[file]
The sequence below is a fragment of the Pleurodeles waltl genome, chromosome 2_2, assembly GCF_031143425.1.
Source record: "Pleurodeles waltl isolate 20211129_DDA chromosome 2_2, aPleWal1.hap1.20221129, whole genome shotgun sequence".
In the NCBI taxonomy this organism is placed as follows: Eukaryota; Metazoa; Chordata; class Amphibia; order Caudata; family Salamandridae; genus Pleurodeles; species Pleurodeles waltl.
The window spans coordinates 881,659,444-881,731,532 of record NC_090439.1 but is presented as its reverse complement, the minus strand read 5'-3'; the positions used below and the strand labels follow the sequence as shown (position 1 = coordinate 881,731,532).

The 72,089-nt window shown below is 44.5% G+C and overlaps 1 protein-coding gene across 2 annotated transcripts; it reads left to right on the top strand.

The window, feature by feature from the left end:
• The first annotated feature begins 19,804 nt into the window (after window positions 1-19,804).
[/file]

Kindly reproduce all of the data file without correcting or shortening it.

The sequence below is a fragment of the Pleurodeles waltl genome, chromosome 2_2, assembly GCF_031143425.1.
Source record: "Pleurodeles waltl isolate 20211129_DDA chromosome 2_2, aPleWal1.hap1.20221129, whole genome shotgun sequence".
In the NCBI taxonomy this organism is placed as follows: Eukaryota; Metazoa; Chordata; class Amphibia; order Caudata; family Salamandridae; genus Pleurodeles; species Pleurodeles waltl.
The window spans coordinates 881,659,444-881,731,532 of record NC_090439.1 but is presented as its reverse complement, the minus strand read 5'-3'; the positions used below and the strand labels follow the sequence as shown (position 1 = coordinate 881,731,532).

The 72,089-nt window shown below is 44.5% G+C and overlaps 1 protein-coding gene across 2 annotated transcripts; it reads left to right on the top strand.

The window, feature by feature from the left end:
• The first annotated feature begins 19,804 nt into the window (after window positions 1-19,804).